Many votes from the 82nd Session will be analyzed from now until election day, but one in particular that would have received plenty of conservative praise never took place. Freshman Rep. James White’s bill to end nearly all unfunded state mandates on our public schools never saw the light of day in committee, despite cries of a possible shortfall in education spending.

Don’t like the unfunded mandates that are routinely handed down to the state from Washington? Your Republican state legislators have probably gone on record detailing how much unfunded federal mandates cost the state of Texas, but many of them have done nothing to end the unfunded mandates the state of Texas imposes on local government entities.

Freshman representative and Taxpayer Champion James White (R – Lufkin) tried to change that this session. Nearly a month before the Legislature convened, he filed House Joint Resolution 46, proposing a constitutional amendment preventing the Legislature from imposing unfunded mandates on public schools without a 2/3 majority vote unless it’s to comply with federal law.

Rep. White’s bill would save school districts money each year by relieving them of the reported 78 unfunded mandates the state imposes. End-of-course exams, human sexuality instruction, school breakfast and lunch programs, school bus emissions testing and seniority-based salary step increases are just a few examples of the mandates that would be best left up to the individual school district to implement how they see fit.

It’s important to note that while many of these unfunded mandates strain our public education system and inflate operating costs, a few are to protect local taxpayers or ensure the safety of students. For instance, requiring school districts to hold elections or to post their ledgers and check stubs online are great tools for taxpayers to hold elected officials accountable and maintain an efficient school system. Similar requirements would (or at least should) have no problem obtaining a 2/3 majority of support in both chambers in the future if Rep. White’s bill had passed.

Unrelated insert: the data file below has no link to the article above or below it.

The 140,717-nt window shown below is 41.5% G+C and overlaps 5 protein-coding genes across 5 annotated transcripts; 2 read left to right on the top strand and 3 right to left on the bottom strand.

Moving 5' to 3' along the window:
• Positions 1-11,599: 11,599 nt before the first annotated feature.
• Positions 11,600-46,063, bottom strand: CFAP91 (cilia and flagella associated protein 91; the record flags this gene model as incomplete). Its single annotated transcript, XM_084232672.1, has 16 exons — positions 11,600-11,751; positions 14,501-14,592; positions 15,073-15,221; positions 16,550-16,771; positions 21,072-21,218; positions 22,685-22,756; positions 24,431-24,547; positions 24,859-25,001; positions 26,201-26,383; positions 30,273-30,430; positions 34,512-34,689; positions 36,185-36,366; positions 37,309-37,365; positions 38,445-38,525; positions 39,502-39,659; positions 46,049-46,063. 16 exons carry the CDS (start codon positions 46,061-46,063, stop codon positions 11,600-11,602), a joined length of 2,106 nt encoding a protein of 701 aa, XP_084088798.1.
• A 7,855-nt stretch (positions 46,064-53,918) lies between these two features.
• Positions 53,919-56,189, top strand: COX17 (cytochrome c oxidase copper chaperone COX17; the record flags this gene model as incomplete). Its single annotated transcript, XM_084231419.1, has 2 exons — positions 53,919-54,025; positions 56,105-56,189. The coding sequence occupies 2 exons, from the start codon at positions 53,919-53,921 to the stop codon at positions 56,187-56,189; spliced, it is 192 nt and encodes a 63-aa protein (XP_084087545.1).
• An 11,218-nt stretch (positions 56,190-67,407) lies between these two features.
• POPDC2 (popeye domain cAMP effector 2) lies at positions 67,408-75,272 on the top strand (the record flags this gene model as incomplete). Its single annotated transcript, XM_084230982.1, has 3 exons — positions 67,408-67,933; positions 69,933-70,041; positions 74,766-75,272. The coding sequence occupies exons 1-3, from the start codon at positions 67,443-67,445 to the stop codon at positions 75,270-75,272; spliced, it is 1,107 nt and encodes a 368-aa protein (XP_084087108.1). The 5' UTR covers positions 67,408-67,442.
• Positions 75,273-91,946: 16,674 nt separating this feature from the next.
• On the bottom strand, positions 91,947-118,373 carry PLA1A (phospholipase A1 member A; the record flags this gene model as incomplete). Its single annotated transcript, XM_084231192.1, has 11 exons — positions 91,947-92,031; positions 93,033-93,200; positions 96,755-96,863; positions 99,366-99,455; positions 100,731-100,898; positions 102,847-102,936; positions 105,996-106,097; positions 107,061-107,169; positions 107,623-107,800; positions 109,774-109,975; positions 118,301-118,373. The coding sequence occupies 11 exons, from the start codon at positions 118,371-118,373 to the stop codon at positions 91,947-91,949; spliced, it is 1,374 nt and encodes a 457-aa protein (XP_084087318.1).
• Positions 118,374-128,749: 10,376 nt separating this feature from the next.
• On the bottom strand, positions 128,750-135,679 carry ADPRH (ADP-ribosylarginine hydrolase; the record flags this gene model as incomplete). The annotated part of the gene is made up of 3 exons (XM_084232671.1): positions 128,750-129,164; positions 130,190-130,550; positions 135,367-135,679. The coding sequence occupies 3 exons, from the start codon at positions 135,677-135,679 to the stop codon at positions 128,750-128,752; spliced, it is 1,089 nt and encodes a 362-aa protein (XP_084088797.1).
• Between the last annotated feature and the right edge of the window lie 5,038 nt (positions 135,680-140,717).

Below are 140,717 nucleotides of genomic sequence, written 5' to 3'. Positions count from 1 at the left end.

But, as you might expect, it didn’t. In fact, Rep. White’s bill was never even given a hearing in the House Public Education committee. Looking at the chairman and members of the committee might explain why. Here is a list of the members and their 2011 Fiscal Responsibility Index score:

  • Rob Eissler (R – The Woodlands) Chairman D+
  • Scott Hochberg (D – Houston) Vice Chairman F
  • Alma Allen (D – Houston) F
  • Jimmie Don Aycock (R – Killeen) C+
  • Harold Dutton (D – Houston) F
  • Ryan Guillen (D – Rio Grande City) F
  • Dan Huberty (R – Kingwood) B
  • Mark Shelton (R – Forth Worth) C
  • Todd Smith (R – Bedford) C+
  • Mark Strama (D – Austin) F
  • Randy Weber (R – Pearland) A+

There was only one Taxpayer Champion and one Taxpayer Advocate on the entire committee of eleven members. And considering Chairman Eissler scored a D+, it is no wonder such a bill was stalled.

But all hope is not lost just because it didn’t gain any traction this session.

Taxpayers now realizing that the Republican “super-majority” was not as conservative as anticipated are going to be out in full force this election cycle, demanding true conservative leadership. Committee chairs scoring in the D’s are not going to cut it. Nor will primary challenges to proven conservatives, such as Rep. James White. Bills like this will have new life again next session, providing we continue to hold our legislators’ feet to the fire.

Dustin Matocha

Dustin Matocha is the CFO and COO of Texas Scorecard. Dustin graduated from the University of Texas at Austin with a BBA in Management, a BA in Government, and a minor in Marketing. He’s a self-described Corvette enthusiast, baseball purist, tech geek and growing connoisseur of local craft beer.

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